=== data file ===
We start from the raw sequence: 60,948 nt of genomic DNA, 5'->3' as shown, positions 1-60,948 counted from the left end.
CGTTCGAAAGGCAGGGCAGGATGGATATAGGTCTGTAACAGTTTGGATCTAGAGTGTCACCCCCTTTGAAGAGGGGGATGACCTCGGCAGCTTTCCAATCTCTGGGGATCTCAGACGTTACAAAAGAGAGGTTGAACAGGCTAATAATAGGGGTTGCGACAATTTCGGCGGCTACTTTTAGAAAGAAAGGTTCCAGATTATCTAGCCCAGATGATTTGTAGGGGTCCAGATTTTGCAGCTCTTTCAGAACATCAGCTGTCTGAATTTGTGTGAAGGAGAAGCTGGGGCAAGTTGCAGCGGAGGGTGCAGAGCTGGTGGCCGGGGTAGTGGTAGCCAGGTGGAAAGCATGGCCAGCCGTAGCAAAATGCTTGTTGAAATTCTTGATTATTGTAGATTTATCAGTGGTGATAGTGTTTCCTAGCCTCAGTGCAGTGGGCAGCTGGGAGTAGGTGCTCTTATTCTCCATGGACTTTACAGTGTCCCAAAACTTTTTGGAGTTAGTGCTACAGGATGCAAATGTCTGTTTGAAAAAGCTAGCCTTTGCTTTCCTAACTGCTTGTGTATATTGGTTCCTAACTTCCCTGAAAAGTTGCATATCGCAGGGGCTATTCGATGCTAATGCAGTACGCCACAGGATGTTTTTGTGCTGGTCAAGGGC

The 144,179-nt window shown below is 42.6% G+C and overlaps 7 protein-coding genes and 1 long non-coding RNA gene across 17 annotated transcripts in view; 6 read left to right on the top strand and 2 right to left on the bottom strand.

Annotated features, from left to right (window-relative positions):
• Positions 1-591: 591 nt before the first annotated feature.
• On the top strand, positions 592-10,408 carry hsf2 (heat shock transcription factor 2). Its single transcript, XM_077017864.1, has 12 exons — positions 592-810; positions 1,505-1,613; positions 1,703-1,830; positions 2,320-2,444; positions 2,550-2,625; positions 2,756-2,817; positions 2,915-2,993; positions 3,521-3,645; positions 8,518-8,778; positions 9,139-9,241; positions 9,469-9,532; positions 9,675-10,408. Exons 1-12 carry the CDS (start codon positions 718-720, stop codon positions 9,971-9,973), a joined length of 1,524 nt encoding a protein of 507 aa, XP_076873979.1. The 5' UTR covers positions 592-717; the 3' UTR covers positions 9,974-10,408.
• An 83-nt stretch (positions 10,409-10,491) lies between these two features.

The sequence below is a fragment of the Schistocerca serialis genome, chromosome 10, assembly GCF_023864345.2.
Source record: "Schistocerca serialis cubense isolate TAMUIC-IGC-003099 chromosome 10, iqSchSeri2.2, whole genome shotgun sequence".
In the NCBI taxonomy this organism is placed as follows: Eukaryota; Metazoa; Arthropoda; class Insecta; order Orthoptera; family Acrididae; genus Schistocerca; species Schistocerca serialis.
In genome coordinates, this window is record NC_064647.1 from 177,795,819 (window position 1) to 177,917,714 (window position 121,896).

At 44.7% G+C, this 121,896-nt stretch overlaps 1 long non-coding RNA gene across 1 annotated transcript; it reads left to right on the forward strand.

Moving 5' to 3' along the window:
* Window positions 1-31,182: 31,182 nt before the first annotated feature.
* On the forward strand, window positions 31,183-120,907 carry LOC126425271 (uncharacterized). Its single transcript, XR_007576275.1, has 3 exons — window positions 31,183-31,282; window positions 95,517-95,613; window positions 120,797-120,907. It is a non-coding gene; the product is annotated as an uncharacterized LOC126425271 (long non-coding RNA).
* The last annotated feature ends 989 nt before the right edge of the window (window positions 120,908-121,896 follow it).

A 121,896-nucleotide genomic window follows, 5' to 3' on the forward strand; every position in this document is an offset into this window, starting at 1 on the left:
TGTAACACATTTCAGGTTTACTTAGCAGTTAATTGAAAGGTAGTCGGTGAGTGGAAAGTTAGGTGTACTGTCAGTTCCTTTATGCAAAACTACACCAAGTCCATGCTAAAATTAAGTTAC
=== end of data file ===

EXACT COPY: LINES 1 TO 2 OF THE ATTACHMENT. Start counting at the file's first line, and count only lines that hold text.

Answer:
We start from the raw sequence: 60,948 nt of genomic DNA, 5'->3' as shown, positions 1-60,948 counted from the left end.
CGTTCGAAAGGCAGGGCAGGATGGATATAGGTCTGTAACAGTTTGGATCTAGAGTGTCACCCCCTTTGAAGAGGGGGATGACCTCGGCAGCTTTCCAATCTCTGGGGATCTCAGACGTTACAAAAGAGAGGTTGAACAGGCTAATAATAGGGGTTGCGACAATTTCGGCGGCTACTTTTAGAAAGAAAGGTTCCAGATTATCTAGCCCAGATGATTTGTAGGGGTCCAGATTTTGCAGCTCTTTCAGAACATCAGCTGTCTGAATTTGTGTGAAGGAGAAGCTGGGGCAAGTTGCAGCGGAGGGTGCAGAGCTGGTGGCCGGGGTAGTGGTAGCCAGGTGGAAAGCATGGCCAGCCGTAGCAAAATGCTTGTTGAAATTCTTGATTATTGTAGATTTATCAGTGGTGATAGTGTTTCCTAGCCTCAGTGCAGTGGGCAGCTGGGAGTAGGTGCTCTTATTCTCCATGGACTTTACAGTGTCCCAAAACTTTTTGGAGTTAGTGCTACAGGATGCAAATGTCTGTTTGAAAAAGCTAGCCTTTGCTTTCCTAACTGCTTGTGTATATTGGTTCCTAACTTCCCTGAAAAGTTGCATATCGCAGGGGCTATTCGATGCTAATGCAGTACGCCACAGGATGTTTTTGTGCTGGTCAAGGGC